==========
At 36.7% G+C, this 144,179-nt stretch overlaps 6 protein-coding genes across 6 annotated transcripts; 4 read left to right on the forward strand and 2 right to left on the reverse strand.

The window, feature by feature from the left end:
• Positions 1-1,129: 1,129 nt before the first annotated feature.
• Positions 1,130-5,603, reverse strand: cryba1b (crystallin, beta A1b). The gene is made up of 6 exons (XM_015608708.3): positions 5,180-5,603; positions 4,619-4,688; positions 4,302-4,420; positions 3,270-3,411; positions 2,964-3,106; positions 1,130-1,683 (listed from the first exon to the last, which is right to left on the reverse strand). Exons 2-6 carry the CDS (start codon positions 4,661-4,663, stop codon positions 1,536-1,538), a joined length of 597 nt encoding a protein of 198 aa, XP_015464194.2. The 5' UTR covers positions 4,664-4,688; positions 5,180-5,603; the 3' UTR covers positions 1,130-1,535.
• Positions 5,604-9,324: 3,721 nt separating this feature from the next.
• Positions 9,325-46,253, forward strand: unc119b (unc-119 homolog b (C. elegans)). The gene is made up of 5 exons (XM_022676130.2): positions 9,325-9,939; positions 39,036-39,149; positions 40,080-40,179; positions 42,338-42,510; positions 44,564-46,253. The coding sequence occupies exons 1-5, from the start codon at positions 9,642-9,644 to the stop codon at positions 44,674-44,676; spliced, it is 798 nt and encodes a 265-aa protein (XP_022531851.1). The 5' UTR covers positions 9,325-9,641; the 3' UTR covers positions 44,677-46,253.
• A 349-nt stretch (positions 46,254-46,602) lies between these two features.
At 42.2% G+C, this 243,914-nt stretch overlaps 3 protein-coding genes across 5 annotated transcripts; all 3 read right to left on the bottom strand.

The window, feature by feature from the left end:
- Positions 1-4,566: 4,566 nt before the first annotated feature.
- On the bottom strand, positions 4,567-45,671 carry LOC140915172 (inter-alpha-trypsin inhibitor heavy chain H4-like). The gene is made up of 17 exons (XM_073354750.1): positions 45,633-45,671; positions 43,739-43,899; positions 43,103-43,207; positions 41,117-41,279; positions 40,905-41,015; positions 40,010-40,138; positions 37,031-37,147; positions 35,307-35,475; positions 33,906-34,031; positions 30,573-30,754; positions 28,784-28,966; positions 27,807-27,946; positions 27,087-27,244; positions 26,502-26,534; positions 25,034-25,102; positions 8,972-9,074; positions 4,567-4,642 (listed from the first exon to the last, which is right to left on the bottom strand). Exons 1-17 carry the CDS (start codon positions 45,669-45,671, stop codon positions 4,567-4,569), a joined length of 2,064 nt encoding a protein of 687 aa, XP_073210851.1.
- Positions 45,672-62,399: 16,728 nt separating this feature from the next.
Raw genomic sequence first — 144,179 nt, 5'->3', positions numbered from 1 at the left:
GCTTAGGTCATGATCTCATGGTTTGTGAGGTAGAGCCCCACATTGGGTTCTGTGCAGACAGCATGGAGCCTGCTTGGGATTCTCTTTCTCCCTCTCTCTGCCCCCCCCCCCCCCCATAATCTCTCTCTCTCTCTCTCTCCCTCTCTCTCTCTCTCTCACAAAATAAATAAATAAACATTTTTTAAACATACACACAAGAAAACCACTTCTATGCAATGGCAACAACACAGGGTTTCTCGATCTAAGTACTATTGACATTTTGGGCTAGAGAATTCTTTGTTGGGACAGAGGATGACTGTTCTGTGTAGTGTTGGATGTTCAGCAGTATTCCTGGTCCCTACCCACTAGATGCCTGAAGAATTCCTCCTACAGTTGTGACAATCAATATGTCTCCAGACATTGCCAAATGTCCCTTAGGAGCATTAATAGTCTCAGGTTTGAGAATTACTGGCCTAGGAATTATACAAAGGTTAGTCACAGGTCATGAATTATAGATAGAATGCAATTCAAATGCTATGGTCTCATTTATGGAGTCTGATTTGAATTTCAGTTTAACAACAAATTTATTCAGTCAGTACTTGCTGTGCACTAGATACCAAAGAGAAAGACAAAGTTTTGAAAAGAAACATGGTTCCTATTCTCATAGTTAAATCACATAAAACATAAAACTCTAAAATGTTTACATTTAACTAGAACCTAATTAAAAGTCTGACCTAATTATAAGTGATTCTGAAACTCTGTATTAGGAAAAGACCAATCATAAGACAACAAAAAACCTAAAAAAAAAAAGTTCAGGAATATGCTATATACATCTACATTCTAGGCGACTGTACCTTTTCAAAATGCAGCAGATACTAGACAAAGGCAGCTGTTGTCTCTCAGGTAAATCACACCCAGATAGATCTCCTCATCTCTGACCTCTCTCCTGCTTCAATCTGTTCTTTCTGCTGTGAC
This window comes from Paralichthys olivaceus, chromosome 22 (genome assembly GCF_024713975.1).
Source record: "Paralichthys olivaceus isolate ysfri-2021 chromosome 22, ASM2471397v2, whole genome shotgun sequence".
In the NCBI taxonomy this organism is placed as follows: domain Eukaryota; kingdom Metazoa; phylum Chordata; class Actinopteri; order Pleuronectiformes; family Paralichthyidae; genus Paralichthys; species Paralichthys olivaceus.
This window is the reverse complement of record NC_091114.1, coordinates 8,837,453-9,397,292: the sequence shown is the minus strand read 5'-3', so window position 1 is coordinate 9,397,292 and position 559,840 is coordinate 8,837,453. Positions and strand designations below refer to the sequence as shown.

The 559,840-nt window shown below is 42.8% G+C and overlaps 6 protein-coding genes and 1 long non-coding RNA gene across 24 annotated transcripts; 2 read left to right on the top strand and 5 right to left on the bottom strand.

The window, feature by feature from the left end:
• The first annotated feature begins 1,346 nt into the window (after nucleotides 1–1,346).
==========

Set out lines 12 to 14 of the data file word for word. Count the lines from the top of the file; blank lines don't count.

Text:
- Positions 45,672-62,399: 16,728 nt separating this feature from the next.
Raw genomic sequence first — 144,179 nt, 5'->3', positions numbered from 1 at the left:
GCTTAGGTCATGATCTCATGGTTTGTGAGGTAGAGCCCCACATTGGGTTCTGTGCAGACAGCATGGAGCCTGCTTGGGATTCTCTTTCTCCCTCTCTCTGCCCCCCCCCCCCCCCATAATCTCTCTCTCTCTCTCTCTCCCTCTCTCTCTCTCTCTCACAAAATAAATAAATAAACATTTTTTAAACATACACACAAGAAAACCACTTCTATGCAATGGCAACAACACAGGGTTTCTCGATCTAAGTACTATTGACATTTTGGGCTAGAGAATTCTTTGTTGGGACAGAGGATGACTGTTCTGTGTAGTGTTGGATGTTCAGCAGTATTCCTGGTCCCTACCCACTAGATGCCTGAAGAATTCCTCCTACAGTTGTGACAATCAATATGTCTCCAGACATTGCCAAATGTCCCTTAGGAGCATTAATAGTCTCAGGTTTGAGAATTACTGGCCTAGGAATTATACAAAGGTTAGTCACAGGTCATGAATTATAGATAGAATGCAATTCAAATGCTATGGTCTCATTTATGGAGTCTGATTTGAATTTCAGTTTAACAACAAATTTATTCAGTCAGTACTTGCTGTGCACTAGATACCAAAGAGAAAGACAAAGTTTTGAAAAGAAACATGGTTCCTATTCTCATAGTTAAATCACATAAAACATAAAACTCTAAAATGTTTACATTTAACTAGAACCTAATTAAAAGTCTGACCTAATTATAAGTGATTCTGAAACTCTGTATTAGGAAAAGACCAATCATAAGACAACAAAAAACCTAAAAAAAAAAAGTTCAGGAATATGCTATATACATCTACATTCTAGGCGACTGTACCTTTTCAAAATGCAGCAGATACTAGACAAAGGCAGCTGTTGTCTCTCAGGTAAATCACACCCAGATAGATCTCCTCATCTCTGACCTCTCTCCTGCTTCAATCTGTTCTTTCTGCTGTGAC